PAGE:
Sunday afternoon was warm and sunny, but when Catherine and I went out to Crother’s Woods, the forest was sodden and mucky. Nonetheless, we set out for a short stroll, looking under bark of fallen trees and in the leaf litter for creatures…
So have a gander at what we found!
We found a bunch of Bassaniana (now Coriarachne) bark crab spiders overwintering in bark crevices. These are extremely cryptic on bark, and are probably very abundant all up a tree.
These bark crab spiders have very robust forelegs, and likely can take relatively large prey.
These bark crab spiders are extremely flat!
This running crab spider (Philodromidae) was also found under bark, along with the Coriarachne.
Yet another philodromid. I wish we knew the species here!
Catherine managed to find a sac spider (Clubionidae, likely genus Clubiona) in a sac, also under bark.
This shot shows the sac spider’s eye arrangement.
Catherine found this eastern yellowjacket queen under some bark as well. She is overwintering, and we took good care to replace her in an equivalent crevice.
She was completely motionless, with wings held in a protective posture typical of overwintering yellowjackets. I was interested to see that her wings tuck under the spines on the hind tibiae.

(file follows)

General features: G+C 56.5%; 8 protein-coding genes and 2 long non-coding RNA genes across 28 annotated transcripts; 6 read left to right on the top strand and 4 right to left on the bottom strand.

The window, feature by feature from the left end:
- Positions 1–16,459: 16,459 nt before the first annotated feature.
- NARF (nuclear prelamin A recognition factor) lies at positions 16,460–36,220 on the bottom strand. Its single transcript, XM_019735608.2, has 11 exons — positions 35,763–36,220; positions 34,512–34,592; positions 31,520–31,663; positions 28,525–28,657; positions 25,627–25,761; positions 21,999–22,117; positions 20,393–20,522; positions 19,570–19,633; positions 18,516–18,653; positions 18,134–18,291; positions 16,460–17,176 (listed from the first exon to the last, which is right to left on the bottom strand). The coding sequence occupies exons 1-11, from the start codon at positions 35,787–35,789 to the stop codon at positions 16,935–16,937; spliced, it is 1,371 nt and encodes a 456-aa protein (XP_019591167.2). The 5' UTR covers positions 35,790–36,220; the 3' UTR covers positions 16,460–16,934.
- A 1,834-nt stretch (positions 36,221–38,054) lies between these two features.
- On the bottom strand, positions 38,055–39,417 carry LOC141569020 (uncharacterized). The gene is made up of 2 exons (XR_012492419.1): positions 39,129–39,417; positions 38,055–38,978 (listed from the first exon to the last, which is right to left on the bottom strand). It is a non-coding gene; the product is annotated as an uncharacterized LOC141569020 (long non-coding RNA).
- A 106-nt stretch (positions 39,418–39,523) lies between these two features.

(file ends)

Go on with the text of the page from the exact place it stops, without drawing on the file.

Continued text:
One of our coolest finds was this minute tree-fungus beetle on a bracket fungus on a birch tree. (
family Ciidae, maybe Ceracis thoracicornis? OK, this is not even a ciid at all! Gil Wizen has informed me this is a tenebrionid, Neomida bicornis!)
These beetles tunnel through the tough fungus, and I cannot understand how these forward-facing pronotal spines are helping!
This beetle was less than 2 mm long, and made my day.
If anyone out there knows what they use these spines for, please let us know!
This looks like the larva of a flat bark beetle (Cucujidae) (but wait! It is not! Again, Gil Wizen to the rescue! This is a fire-colored beetle, Neophryochroa femoralis)
A closer crop reveals that the water droplets act as magnifiers, bringing into view structures such as the tracheae, visible through the translucent cuticle (click picture for larger view).
Like most of the under-bark fauna, these beetles are very flat! Even adult cucujids are very dorso-ventrally flattened.
Although much of what we saw was above freezing, wood in contact with the soil was still partially frozen, and these isopods were in the midst of ice. Ice-o-pods. Get it? Anyway, we are due for more freezing weather in Toronto, so I hope you have enjoyed these pics…It is not likely we will get any more this week!
Great that you managed to get out and find subjects. The tree-fungus beetle is new to me–very cool!
They are pretty cool! I am not convinced they are Ceracis thoracicornis now…
It is odd we don’t have a similar species out west. All the ciids I have seen from BC are way less ornate
Hi Sean, Great finds! I believe your horned beetle is Neomida bicornis, actually a tenebrionid. Also the cucujid larva looks more like Neopyrochroa femoralis, which is common in this area.
Thanks Gil! I never considered this litte guy could be a teneb! And thanks for the corrections on the larva as well.
Nature through Sean’s lens
(good name for something!)
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